Mike Broughton's Cowes Week nav tips


Former Whitbread navigator and Cowes veteran Mike Broughton gives his top tips for winning this week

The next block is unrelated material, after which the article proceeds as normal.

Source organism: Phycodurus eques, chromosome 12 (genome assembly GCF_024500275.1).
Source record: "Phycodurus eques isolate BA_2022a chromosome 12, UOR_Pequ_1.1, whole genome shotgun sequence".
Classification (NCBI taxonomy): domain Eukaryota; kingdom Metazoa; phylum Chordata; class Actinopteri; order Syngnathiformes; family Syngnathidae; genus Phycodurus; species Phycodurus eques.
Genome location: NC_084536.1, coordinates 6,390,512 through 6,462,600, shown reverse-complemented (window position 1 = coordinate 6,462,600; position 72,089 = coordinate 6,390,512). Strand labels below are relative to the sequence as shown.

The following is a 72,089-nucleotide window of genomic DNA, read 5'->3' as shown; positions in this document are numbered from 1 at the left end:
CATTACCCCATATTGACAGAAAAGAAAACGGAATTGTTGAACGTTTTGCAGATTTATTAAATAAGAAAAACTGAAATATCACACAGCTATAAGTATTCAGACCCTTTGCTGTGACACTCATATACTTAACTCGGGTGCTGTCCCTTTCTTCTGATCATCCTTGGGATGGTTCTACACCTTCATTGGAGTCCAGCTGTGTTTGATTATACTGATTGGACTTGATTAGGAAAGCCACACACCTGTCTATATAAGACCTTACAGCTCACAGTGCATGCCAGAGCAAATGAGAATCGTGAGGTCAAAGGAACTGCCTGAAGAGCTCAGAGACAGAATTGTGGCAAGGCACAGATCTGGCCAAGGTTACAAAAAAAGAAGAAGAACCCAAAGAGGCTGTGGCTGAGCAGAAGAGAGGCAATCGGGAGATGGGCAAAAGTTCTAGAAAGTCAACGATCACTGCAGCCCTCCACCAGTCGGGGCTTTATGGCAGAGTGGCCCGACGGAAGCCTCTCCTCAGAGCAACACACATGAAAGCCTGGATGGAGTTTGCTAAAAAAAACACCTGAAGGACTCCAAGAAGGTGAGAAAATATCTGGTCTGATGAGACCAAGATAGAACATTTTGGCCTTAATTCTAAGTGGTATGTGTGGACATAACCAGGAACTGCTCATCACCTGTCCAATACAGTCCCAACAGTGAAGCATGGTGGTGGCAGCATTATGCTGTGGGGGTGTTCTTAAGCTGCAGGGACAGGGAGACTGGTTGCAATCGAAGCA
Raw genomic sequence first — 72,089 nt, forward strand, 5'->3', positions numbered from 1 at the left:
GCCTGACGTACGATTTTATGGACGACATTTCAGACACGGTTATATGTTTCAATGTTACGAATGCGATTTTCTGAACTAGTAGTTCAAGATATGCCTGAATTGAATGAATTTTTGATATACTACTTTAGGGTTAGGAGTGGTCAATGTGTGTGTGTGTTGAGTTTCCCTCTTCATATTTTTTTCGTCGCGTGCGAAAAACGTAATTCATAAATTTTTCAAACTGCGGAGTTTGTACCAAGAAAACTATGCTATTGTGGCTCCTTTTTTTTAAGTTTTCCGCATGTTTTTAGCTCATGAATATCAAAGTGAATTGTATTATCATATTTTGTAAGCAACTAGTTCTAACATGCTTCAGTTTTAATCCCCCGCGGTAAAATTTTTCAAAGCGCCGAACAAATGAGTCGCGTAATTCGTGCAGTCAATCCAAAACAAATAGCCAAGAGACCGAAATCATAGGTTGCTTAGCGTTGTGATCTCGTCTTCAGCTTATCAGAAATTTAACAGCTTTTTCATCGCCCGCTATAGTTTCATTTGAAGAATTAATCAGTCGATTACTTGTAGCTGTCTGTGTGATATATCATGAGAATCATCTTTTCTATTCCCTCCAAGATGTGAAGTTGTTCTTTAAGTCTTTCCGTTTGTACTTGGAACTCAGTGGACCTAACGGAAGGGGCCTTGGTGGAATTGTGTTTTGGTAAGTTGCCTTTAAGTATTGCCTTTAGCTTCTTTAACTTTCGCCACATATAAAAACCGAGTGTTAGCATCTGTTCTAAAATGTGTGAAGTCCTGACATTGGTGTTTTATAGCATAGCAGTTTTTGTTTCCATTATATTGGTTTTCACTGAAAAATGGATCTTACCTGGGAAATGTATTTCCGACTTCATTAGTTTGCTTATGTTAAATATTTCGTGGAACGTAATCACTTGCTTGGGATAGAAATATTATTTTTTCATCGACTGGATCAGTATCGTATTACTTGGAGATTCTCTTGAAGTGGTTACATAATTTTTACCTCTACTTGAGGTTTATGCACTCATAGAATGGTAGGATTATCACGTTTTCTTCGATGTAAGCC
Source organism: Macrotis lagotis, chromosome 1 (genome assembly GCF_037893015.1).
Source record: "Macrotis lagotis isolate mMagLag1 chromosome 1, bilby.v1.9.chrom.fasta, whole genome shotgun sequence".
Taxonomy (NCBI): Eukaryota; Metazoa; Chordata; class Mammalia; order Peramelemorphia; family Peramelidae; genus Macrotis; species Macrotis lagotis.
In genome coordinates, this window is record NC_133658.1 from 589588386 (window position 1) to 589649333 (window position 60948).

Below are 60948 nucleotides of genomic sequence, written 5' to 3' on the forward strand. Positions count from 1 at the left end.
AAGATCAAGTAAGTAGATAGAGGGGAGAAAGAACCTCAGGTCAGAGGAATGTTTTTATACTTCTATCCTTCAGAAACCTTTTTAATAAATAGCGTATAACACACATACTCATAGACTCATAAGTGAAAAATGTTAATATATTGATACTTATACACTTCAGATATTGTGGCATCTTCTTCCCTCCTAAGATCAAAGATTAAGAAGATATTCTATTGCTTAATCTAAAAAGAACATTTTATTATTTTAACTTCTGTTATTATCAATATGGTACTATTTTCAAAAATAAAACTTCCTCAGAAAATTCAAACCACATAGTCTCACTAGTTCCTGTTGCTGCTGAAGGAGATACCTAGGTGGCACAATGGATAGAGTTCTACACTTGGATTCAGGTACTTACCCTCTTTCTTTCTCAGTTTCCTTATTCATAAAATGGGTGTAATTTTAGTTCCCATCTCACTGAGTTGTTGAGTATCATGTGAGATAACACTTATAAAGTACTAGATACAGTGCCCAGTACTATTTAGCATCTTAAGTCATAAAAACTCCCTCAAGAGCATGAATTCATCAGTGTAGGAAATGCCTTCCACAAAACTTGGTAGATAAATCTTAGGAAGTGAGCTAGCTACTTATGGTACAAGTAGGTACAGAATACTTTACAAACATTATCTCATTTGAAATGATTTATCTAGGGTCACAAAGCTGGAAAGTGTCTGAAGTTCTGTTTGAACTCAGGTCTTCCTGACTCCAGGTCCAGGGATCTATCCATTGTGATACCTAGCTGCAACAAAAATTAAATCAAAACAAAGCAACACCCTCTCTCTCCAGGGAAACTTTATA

Rapid Plotting - If you are trying to cheat the tide, close to a shoreline do it only with the largest scale charts - go for the Admiralty 1:20 000 scale charts (larger scale than Small Craft Editions) with more detail as you head towards the shoreline hazards. One particular trick that I use, when using paper charts on the rail, is to draw up a lat/long lattice over the intended race area. You can then very quickly plot your position using coordinates and interpolation, which is fast and allows you to fold the chart to a manageable size and you do not need to refer to the margins of the chart, or use awkward plotting instruments. Use a 'rapid plot' to home you into an area, then use visual pilotage once you have identified the key features around you. Highlight the important bits - Read both the Notice of Race and Sailing Instructions and highlight the bits that are vital to you. Get a couple of other crew members to read them too and brief the rest of the crew on the salient points at the start of the week. Remember particularly the restricted areas, such as sailing south of Snowdon buoy, which continues to catch out boats every year - if you were to forget in the heat of a tacking duel, another crew member may well remember and save you from a huge embarrassment. Check out the Marks - Few have changed this year, but do go through the all the marks and have a rough idea where they are. Also check you have the WGS 84 horizontal datum set on your GPS (no longer OSGB) and that your waypoints correlate. One in particular to watch for is the old MDL mark of Old Castle Point which is

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